Following completion of the human genome project, it was found that there are approximately 1,000 genes in humans that encode miRNAs, accounting for about 3% of the human genome. miRNAs are small non-coding RNAs of 19–24 nucleotide in length. They bind to the 3′-UTR of the target mRNA which then down regulate the translation of proteins, thus, regulating gene expression and also influence epigenetic mechanisms. Hence, a given miRNA can silence many target genes.[2],[3] Apart from their availability in tissues, miRNAs are also found in body fluids like saliva, plasma, and serum in stable form as extracellular micro particles or bound to lipoproteins which can be easily extracted and harnessed as diagnostic or prognostic markers of various malignancies.[4] In this review, we have consolidated the findings from various studies and literature reviews on miRNA from Pub Med, Scopus, and Web of Science indexed journals using the key terms like miRNA biogenesis, role of miRNA in physiology and homeostasis, correlation of miRNA and oral cancer and its upregulation and downregulation in regulation of genes implicated in oral cancer, circulating miRNAs and role of miRNA in autoimmune disorders and periodontitis. We have included all the relevant literature available in the said data bases from 2010 to recent 2020 by various authors. We have excluded the clinical studies.There are very few publications that have depicted on the role of miRNAs in Head and Neck Pathologies. This narrative review shows an insight of such role of miRNAs.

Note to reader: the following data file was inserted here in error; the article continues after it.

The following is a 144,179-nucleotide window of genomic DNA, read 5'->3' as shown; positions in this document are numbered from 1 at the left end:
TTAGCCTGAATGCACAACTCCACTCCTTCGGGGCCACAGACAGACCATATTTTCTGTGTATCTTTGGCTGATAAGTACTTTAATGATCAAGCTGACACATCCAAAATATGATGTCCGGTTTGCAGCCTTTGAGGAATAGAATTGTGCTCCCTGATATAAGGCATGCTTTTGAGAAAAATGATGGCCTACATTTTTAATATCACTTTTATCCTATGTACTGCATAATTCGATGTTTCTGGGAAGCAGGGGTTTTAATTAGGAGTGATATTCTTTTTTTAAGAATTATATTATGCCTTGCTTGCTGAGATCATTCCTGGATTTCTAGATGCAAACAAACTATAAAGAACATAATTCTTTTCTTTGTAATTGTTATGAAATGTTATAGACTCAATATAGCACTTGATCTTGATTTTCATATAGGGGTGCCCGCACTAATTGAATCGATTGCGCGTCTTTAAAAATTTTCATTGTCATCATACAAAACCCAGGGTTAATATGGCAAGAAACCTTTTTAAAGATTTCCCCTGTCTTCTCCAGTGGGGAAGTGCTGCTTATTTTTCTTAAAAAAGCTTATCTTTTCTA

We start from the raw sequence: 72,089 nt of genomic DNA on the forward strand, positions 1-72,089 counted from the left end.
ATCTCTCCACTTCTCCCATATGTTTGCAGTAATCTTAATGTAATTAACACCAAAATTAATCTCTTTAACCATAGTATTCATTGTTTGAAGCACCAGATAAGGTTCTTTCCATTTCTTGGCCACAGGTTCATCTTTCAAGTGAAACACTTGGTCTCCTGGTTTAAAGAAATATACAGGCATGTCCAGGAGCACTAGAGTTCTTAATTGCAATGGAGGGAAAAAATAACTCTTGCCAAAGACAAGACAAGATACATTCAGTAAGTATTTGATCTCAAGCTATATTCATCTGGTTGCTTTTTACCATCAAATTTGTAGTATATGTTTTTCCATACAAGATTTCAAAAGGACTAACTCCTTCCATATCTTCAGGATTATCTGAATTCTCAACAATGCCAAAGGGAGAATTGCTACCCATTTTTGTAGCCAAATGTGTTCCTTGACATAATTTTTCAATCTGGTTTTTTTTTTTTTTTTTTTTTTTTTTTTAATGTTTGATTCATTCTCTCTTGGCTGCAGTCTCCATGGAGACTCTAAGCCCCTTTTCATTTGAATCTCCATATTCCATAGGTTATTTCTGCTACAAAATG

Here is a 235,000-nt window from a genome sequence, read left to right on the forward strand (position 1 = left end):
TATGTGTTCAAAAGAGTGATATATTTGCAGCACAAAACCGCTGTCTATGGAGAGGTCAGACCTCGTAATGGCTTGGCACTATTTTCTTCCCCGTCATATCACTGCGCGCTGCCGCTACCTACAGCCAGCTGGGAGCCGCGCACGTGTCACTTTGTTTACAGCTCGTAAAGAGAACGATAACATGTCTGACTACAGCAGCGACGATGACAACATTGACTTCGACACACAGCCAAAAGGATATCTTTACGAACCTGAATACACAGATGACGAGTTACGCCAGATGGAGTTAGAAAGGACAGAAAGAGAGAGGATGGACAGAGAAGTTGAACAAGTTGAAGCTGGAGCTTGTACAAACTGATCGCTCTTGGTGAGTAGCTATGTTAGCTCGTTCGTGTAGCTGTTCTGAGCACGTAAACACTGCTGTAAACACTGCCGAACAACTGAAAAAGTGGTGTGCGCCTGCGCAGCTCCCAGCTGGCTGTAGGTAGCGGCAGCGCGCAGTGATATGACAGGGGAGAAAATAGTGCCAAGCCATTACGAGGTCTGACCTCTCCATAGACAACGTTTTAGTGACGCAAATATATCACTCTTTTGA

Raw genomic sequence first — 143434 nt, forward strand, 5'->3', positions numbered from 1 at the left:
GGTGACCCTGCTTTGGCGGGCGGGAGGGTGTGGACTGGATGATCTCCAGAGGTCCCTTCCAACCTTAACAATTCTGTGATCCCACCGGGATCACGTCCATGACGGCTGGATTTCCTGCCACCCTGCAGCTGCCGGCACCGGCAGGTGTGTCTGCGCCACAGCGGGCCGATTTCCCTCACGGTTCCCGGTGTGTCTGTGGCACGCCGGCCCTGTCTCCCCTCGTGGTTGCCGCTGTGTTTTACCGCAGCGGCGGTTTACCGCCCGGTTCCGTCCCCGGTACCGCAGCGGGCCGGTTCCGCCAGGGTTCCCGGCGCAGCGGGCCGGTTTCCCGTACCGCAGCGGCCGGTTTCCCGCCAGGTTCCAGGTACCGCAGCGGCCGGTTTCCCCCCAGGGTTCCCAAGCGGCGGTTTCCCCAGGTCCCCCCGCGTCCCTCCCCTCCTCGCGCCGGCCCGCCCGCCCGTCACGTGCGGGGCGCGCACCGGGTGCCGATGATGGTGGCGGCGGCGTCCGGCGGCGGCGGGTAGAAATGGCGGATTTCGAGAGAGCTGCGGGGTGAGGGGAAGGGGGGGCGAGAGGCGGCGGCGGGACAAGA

History



The first miRNA, lin-4 (abnormal cell lineage) was discovered by Ambros and co-workers in Caenorhabditis elegans as an endogenous regulator of genes that control developmental timing.[5] The second miRNA, let-7 was discovered and found to function similar to lin-4. Thereafter, the direct conversion of dsRNA into 21–23 nt siRNA was documented. In 2001, miRNA was found to consist of a broad class of small RNA regulators.[6],[7],[8] Currently there are over 38,589 miRNA (mature and hair pin) sequences listed in the miRNA registry identified by molecular cloning.[9],[10] Thus a single miRNA controls the expression of many mRNA transcripts because it does not require perfect sequence complementarity.[11],[12] The origin and target of small non-coding RNA is outlined in [Table 1].{Table 1}

 Biogenesis of miRNAs